David Blaine is an American magician well known for entertaining live audiences with tricks, illusions and endurance feats that are seemingly impossible in nature. Blaine began his career in 1997 as a performer of street magic, but is best known today for executing high-profile feats of endurance that test both the mind and the body. Some of Blaine's most famous stunts include "Frozen in Time," "Vertigo" and "Drowned Alive."
David Blaine began his career by bringing street magic to the public, performing card tricks and illusions in front of small groups of people. His approach toward performing was simple, he wanted to "...bring magic to a level where Houdini had it a hundred years ago. When you thought of magic, you were intrigued...you were emotionally moved by it." Blaine's success as a street magician blossomed and he became a ratings hit in 1997 with his television show "David Blaine: Street Magic." Two years later he would be given a second show, called "David Blaine: Magic Man." Some of Blaine's most popular street tricks included transforming a homeless man's cup of coffee into a cup of overflowing change, tying his untied shoelaces with the flick of a foot and biting through a quarter only to restore it to its original intact state.
"Frozen in Time"
David Blaine's desire to emotionally move large audiences eventually led him to pursue endurance art. In the year 2000, he performed a stunt called "Frozen in Time." The stunt required the magician to be encased in a massive block of ice, with supply tubes providing only oxygen and water. Blaine withstood the freezing ice for 63 hours, 42 minutes and 15 seconds before being freed by a chainsaw crew. After spending more than two days in ice, Blaine was disoriented and dazed, suffering from severe sleep deprivation. The endurance feat had such an impact on his body's physiology, that it took him over a month to learn how to walk again. "Frozen in Time" was performed in front of hundreds of fans in Times Square, New York City.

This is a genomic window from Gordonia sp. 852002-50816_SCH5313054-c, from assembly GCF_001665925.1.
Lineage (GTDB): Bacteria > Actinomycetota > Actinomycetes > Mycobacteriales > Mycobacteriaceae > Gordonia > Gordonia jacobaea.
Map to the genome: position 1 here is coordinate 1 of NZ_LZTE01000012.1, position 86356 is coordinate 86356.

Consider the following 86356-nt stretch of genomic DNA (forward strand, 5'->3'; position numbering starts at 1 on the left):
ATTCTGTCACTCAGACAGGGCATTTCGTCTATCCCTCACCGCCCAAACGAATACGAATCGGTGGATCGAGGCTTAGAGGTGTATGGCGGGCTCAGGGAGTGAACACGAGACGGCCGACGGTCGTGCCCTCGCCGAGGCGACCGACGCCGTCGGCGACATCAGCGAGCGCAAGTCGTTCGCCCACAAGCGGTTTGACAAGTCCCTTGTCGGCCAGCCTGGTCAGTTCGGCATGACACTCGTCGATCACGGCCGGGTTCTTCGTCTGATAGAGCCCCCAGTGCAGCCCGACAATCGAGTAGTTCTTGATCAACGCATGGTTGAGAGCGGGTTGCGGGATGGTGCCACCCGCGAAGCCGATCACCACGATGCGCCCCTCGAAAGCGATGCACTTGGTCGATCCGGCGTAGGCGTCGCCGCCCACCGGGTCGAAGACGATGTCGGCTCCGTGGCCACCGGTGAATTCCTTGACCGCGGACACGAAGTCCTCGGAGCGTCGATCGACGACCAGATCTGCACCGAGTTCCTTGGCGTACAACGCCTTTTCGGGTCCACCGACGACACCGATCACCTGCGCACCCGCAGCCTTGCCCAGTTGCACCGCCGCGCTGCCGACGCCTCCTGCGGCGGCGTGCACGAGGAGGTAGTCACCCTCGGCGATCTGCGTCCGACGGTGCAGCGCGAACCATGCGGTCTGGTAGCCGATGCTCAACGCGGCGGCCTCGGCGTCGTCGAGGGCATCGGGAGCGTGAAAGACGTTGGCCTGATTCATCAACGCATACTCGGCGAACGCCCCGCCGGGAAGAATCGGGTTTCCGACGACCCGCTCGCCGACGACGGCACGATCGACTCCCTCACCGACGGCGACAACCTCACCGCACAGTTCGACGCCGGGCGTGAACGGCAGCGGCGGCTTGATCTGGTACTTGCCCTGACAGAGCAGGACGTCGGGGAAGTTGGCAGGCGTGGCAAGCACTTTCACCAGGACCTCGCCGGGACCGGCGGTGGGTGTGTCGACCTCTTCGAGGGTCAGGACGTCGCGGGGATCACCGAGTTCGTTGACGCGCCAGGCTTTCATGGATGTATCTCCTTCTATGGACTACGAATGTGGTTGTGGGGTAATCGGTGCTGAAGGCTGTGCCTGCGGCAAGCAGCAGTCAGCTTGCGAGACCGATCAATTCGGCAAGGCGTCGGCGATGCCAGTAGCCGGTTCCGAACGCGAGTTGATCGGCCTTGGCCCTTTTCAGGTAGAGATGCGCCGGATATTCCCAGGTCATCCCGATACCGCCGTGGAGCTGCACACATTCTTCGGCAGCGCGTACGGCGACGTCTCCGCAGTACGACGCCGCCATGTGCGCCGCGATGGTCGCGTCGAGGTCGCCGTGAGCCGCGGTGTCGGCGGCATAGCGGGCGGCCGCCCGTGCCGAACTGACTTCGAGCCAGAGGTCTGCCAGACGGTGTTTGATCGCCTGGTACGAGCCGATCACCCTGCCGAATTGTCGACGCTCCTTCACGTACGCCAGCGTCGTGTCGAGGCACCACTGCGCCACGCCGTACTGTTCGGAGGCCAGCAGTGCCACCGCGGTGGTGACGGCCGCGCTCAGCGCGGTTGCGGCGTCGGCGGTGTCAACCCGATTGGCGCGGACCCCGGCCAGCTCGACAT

In 2002, David Blaine completed an endurance stunt called "Vertigo." He was lifted to the top of a 90-foot high, 22-inch wide pillar in New York City's Bryant Park. There were no harnesses that kept him attached to the top, nor were there any safety nets below. Blaine stood atop the pillar for exactly 35 hours, battling fatigue, leg cramps and sleep deprivation. Thousands of spectators gathered in Bryant Park to see the end of Blaine's incredible endurance stunt, which resulted in him jumping off the pillar onto a landing platform made of cardboard boxes. Blaine suffered a mild concussion from the impact of the fall.
"Drowned Alive" is perhaps David Blaine's most nail-biting endurance feat to date. He was submerged in a water-filled sphere (8 feet in diameter) for seven days and seven nights, using tubes to eat and breathe. He ended the week-long submersion in New York City with an attempt at breaking the underwater breath-holding record. At the time, in 2006, the world record was held by Tom Sietas, with a time of 8 minutes and 58 seconds. To make the prime-time television event more exciting, Blaine was chained to the bottom of the sphere by handcuffs. After having difficulty escaping the last handcuff and showing signs of distress, Blaine was pulled out of the water by support divers after holding his breath for 7 minutes and 12 seconds, missing his goal by 1 minute and 47 seconds. Thousands of fans watched the event unfold live in person and on television.
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